I am a follower of your articles because I think that you give honest answers to the questions given to you.

My daughter, who is 30, is to be married next year. She is living in New Zealand, our homeland. I am her dad and have lived in Perth, Australia for eight years. Her mum lives in Canada. We were married for 17 years and have been divorced for a long time.

Recently my ex-wife was with my daughter organising the wedding in New Zealand. Then I received an email from my daughter saying that she wanted her mum to walk her up the aisle at her wedding.

I sent her an email telling her how I felt—hurt and not respected. I explained how I had supported her through her upbringing as did her mother. Her mum is a very good mother. I suggested that her mum and I both walk her up the aisle but I have had no reply from my daughter since then.

In the future, I will decide if I go and be one of the crowd or stand my ground, only willing to attend if I am part of the wedding party.

What are your thoughts on this matter?

~ Grant

Grant, in general the wedding day belongs to the bride, and to a lesser extent, the groom.

Your daughter is making a public declaration and display that she is picking her mother over you. You don’t need to participate in that. You don’t need to be a party in that. You don’t need to be the doormat in that.

The best way to handle it is this: tell your daughter the choice is hers, but “with your mum walking you down the aisle, my presence at the wedding will be awkward, so I won’t be attending. There will be too many questions in the guests’ minds over why I am there but not walking you down the aisle.”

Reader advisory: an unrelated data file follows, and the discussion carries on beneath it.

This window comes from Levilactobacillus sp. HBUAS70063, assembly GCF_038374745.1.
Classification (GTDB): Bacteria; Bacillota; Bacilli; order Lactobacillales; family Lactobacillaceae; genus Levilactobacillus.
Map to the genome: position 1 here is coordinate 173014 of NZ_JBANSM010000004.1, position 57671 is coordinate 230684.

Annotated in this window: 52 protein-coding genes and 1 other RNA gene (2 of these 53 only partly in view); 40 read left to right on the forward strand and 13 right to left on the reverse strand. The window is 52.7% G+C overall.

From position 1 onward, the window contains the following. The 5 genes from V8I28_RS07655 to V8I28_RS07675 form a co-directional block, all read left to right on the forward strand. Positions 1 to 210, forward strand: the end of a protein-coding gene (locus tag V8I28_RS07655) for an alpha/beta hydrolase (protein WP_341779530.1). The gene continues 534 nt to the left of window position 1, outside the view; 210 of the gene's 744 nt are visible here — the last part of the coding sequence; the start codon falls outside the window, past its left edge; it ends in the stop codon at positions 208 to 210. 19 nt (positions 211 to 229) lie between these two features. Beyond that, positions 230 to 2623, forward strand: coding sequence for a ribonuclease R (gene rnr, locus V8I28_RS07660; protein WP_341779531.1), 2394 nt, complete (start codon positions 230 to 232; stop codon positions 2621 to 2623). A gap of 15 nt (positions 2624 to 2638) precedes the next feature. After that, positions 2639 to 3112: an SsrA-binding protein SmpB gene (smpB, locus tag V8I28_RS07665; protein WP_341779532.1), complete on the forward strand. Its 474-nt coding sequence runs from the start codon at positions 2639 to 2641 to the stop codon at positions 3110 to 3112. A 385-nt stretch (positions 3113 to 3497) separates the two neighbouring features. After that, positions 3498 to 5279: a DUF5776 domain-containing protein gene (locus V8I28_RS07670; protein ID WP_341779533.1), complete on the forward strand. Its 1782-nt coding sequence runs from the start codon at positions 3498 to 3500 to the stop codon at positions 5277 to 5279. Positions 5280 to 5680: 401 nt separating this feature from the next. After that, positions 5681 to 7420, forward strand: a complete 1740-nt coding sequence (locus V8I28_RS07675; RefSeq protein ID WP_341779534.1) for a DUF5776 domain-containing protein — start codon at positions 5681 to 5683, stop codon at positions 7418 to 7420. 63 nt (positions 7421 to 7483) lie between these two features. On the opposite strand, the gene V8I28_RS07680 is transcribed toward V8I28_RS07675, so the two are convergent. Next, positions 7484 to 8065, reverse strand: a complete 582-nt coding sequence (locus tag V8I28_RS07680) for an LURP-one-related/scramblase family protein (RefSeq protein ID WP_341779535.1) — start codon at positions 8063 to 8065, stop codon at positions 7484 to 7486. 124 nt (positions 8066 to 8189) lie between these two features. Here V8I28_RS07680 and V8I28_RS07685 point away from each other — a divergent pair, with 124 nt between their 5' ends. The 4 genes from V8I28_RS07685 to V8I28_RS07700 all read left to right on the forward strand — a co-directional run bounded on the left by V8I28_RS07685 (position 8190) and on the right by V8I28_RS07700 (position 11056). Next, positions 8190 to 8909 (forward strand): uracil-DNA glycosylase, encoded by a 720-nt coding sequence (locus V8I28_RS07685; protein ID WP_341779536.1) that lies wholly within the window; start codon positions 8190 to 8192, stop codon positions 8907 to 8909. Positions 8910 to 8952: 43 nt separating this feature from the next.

Instead of the day belonging to the bride and groom, now the wedding will be about why her dad didn’t walk her down the aisle.

This situation is rife with even more problems. Are you in the wedding photos or not in the photos? Do you sit at the family table or not at the family table? Do you give a toast or not give a toast? Will her first dance be with her mum?

There won’t be one awkward moment, there will be a series of awkward moments.

Just as your daughter gets to make this decision, so you get to make a decision that you won’t be the focal point of an awkward situation of your daughter’s devising. All the decisions we make have consequences. That is her consequence. You decide not to attend the wedding and not to be the subject of speculation or ridicule.

Your daughter is calling everything about your presence into question. The wedding day is not a day for paybacks. If you did something heinously awful, you shouldn’t be in the wedding party, but if that were the case, then you shouldn’t be invited at all. (Nothing in your letter suggests that is the case.)

It’s your daughter’s right to have her mum walk her down the aisle. It is not her right to decide on your reaction to it or to make you a party to it.

~ Wayne & Tamara

Column for the week of May 18, 2015

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  1. You don’t know the reason why she is asking her mother to do the walking, so find out that first before jumping to any conclusions.

    Personally, I think it would reflect very badly on you not to go at all just because you aren’t walking your daughter down the aisle. It would look like you are throwing a tantrum and I think that would raise as many questions for the guests as you not walking your daughter down the aisle.

    For what it’s worth, I wouldn’t read anything into someone having another parent walk them down the aisle. I didn’t have either of my parents walk me down. Lots of wedding traditions do not have this custom.


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